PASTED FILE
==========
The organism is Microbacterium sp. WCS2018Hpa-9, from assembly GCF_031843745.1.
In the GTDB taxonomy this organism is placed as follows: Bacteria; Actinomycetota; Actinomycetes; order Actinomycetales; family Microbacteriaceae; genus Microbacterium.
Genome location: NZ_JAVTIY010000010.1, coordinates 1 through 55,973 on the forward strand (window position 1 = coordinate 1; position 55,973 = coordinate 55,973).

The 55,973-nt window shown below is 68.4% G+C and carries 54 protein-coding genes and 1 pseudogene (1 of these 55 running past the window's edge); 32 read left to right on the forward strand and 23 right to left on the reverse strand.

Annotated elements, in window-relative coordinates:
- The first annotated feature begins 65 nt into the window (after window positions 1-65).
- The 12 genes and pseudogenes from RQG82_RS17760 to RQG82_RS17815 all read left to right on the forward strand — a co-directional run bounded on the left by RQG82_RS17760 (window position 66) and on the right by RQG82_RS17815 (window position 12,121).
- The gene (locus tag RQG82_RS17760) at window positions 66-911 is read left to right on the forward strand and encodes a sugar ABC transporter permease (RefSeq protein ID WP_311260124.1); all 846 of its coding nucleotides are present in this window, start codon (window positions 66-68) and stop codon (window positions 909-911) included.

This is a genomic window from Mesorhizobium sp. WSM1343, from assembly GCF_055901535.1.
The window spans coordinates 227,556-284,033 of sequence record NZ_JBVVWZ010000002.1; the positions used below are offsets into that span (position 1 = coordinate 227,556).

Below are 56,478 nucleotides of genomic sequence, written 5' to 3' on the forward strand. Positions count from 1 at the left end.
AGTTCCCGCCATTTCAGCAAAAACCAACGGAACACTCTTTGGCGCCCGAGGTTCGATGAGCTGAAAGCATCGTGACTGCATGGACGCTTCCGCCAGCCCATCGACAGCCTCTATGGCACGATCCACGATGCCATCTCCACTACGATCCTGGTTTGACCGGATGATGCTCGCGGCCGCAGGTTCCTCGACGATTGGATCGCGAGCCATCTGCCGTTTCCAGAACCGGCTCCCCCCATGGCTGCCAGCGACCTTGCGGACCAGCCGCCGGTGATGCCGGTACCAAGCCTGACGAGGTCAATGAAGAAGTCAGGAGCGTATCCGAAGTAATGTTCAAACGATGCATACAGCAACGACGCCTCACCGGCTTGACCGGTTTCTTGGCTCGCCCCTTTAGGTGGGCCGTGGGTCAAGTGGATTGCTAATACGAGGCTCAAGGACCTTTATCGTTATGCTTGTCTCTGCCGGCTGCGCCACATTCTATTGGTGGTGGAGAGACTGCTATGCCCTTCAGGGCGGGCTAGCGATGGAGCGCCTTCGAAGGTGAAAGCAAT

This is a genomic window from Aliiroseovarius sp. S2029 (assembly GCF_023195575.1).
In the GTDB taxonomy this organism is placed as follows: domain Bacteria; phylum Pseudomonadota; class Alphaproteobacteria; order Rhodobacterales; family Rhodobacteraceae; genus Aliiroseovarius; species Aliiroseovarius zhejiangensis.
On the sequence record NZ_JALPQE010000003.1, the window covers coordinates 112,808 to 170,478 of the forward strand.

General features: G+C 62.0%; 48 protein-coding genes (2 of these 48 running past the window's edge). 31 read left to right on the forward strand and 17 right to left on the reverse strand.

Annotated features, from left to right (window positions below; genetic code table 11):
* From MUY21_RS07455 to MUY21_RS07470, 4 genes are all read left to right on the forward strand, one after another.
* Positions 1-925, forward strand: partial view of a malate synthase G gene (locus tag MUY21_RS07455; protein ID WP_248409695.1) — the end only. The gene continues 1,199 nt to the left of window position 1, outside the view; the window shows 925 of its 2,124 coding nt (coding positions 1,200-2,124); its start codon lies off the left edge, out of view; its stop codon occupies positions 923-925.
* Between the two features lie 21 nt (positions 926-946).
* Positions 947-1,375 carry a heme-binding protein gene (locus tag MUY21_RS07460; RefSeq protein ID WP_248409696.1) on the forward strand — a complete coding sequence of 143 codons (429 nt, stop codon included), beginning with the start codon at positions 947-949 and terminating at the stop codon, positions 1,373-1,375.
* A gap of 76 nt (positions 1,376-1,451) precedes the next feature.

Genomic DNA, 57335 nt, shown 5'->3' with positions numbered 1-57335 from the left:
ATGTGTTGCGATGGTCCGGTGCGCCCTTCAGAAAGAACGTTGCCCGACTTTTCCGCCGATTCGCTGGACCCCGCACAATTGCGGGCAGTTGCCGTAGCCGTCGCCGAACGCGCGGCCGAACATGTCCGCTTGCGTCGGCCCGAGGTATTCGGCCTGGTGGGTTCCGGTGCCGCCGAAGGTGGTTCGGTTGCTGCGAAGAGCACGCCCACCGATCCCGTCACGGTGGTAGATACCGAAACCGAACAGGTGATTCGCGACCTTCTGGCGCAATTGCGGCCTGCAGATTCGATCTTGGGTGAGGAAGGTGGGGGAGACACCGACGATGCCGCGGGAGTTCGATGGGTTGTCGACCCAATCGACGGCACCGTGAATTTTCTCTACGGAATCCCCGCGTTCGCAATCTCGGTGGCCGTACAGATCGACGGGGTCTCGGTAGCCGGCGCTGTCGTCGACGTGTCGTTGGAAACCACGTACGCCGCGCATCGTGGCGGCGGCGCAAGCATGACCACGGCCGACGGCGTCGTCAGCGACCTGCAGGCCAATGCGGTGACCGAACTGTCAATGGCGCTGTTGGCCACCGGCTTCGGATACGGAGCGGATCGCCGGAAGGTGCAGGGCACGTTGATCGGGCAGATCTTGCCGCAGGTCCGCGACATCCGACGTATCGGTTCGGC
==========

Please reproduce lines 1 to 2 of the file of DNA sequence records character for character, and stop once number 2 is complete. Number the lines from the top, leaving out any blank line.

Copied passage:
The organism is Microbacterium sp. WCS2018Hpa-9, from assembly GCF_031843745.1.
In the GTDB taxonomy this organism is placed as follows: Bacteria; Actinomycetota; Actinomycetes; order Actinomycetales; family Microbacteriaceae; genus Microbacterium.